Figure 1: Schematic representation of the microplastics pollution in Taichung. In rural areas no or very little amounts of microplastics were found. At the first appearance of storm sewers in the transition from rural to urban areas, the number of microplastics increases suddenly. Highest microplastics concentrations were found in the vicinity of storm sewers or at river confluences in the city center.
Microplastics are ubiquitous and affect all environments, including rivers. In recent years the number of studies about microplastics in rivers has strongly increased. But still many questions exist regarding sources, pathways, and the role of land use patterns.
In this study the relationship between microplastics abundance and anthropogenic factors (population density, urbanization, land use types), as well as the potential role of storm sewers as pathways in tributaries of the Wu River in Taichung, central Taiwan, were studied. Two river catchments of the Dali River were studied in greater detail to investigate the influence of land use on microplastics abundance along an urban-rural gradient, and to observe the change of microplastics abundance in the transition from rural to urban areas.
Samples were taken from 41 different locations in urban and rural areas using a manta net with a mesh size of 0.3 mm. Results show abundances ranging from 0 pcs/m3 in unpopulated rural areas up to 230 pcs/m3 in densely populated urban centers, and are positively correlated with population density. Remarkably, a sharp increase in microplastics abundance was observed at the transition from rural to urban areas, which coincides with the appearance of storm sewers.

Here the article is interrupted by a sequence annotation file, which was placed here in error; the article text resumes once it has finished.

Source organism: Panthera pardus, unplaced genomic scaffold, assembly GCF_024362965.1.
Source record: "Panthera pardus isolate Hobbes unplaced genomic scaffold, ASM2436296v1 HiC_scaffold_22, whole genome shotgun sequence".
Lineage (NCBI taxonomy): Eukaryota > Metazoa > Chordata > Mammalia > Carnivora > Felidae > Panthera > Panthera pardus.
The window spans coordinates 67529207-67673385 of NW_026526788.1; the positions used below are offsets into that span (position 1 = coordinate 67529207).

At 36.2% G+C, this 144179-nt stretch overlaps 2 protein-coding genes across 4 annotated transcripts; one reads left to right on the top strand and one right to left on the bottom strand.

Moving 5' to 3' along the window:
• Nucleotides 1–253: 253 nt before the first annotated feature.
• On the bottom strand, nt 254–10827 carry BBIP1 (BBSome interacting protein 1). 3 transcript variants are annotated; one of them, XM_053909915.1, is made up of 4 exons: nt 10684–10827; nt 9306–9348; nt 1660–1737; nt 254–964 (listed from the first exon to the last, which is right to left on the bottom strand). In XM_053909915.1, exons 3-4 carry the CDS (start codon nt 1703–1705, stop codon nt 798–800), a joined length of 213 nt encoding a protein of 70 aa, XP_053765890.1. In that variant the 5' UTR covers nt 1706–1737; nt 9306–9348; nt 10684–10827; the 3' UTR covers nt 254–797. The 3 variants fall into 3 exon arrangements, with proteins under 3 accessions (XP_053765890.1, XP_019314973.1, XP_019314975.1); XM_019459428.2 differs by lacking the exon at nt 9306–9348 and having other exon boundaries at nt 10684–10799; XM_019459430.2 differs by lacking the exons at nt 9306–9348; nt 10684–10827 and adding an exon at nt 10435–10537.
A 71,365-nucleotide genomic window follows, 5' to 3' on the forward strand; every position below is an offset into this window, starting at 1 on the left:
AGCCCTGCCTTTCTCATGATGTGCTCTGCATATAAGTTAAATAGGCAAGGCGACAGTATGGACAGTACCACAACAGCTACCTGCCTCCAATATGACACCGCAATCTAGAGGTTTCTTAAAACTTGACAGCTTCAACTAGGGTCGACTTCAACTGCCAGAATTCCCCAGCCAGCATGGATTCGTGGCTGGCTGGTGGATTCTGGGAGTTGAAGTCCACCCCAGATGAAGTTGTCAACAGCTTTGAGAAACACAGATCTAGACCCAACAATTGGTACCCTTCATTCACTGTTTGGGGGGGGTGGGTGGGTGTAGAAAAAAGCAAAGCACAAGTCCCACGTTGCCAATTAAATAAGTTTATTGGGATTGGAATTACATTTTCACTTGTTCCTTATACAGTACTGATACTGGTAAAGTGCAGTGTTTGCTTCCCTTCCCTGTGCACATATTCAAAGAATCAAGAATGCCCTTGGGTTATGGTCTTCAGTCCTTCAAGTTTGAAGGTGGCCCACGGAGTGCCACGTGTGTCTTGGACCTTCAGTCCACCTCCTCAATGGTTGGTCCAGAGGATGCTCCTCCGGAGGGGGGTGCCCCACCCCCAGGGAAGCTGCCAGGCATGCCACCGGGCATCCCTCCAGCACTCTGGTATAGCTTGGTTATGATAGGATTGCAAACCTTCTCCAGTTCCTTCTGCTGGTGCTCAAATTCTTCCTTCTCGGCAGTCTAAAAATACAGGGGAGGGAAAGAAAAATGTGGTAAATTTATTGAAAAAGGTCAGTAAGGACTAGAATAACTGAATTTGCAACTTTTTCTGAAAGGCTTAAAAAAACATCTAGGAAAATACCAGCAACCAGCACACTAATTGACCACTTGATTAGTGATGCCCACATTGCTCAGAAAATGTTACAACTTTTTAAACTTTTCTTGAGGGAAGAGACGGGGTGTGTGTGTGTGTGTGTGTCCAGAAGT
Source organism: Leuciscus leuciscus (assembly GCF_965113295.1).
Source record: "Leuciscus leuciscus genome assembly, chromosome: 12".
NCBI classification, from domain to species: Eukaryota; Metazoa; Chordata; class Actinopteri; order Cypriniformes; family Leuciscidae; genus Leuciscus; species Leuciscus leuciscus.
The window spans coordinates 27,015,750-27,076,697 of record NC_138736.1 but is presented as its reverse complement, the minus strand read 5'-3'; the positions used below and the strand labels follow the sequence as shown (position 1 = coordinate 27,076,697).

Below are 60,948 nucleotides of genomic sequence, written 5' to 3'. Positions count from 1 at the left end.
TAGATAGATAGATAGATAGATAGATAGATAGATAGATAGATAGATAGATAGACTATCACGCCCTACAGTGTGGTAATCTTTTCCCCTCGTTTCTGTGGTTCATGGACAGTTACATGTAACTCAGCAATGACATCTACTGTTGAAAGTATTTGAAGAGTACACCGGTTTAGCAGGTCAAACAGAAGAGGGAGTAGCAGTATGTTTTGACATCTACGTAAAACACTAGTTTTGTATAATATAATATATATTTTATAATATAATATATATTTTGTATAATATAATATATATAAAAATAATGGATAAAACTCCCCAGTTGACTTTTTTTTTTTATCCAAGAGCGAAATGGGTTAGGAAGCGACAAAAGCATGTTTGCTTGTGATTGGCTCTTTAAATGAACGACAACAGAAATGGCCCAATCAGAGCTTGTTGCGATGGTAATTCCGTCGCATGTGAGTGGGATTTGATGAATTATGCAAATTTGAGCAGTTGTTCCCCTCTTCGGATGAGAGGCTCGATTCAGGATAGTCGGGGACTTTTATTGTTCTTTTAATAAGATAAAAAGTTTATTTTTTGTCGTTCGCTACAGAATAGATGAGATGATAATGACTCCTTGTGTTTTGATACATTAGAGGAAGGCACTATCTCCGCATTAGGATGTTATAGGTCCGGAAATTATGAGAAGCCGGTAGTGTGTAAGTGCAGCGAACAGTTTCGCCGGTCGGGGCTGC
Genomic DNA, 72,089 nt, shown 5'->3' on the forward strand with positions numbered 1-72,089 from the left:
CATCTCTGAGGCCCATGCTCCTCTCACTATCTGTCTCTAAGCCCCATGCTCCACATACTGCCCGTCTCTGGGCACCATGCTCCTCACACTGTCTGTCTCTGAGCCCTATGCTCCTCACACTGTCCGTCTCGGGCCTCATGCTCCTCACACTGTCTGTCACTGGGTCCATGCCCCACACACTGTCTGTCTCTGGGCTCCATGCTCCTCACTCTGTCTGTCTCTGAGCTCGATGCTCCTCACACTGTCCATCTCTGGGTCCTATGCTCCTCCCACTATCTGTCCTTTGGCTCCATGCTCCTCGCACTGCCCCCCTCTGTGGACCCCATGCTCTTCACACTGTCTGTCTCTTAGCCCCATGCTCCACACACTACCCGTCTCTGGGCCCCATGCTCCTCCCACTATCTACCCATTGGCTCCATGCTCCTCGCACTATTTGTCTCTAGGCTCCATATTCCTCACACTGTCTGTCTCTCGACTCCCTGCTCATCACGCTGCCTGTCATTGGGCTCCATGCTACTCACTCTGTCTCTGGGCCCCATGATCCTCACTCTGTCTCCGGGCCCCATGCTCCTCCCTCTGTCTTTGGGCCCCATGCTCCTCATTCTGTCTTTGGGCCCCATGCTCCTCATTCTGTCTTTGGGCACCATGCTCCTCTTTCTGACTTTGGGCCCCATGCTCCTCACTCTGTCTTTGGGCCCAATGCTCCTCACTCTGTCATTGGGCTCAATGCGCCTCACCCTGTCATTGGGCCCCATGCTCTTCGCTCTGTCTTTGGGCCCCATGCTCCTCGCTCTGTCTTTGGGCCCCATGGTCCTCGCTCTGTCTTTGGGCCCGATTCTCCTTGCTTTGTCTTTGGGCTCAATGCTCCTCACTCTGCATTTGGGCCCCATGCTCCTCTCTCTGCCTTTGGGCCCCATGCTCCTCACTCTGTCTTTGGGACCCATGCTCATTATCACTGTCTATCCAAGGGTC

Land use analysis revealed that microplastics abundance positively correlates with the size of industrial, residential and traffic areas in the catchment areas, and negatively correlates with the size of forest areas. Source areas for microplastics in the studied rivers are likely residential and commercial areas.
Furthermore, the results of this study show that correlations between microplastics abundances and population density or land use patterns along urban-rural gradients are not trivial. Strength of correlations can depend on local factors or how well urban-rural gradients are developed. Absence of correlations need to be considered carefully, as existing correlations might be masked by the above-mentioned factors.
Figure 2: Study area in Taichung (central Taiwan) showing population density, locations of all sampling points, and microplastics abundances. Following locations were sampled twice during different campaigns: C1 and H12, C2 and H5, E1 and T12, E2 and T1, E3 and T3. Please note that the ranges for each month differ and are not directly comparable. However, for each sampling campaign the same trend of higher abundances in urban areas can be observed.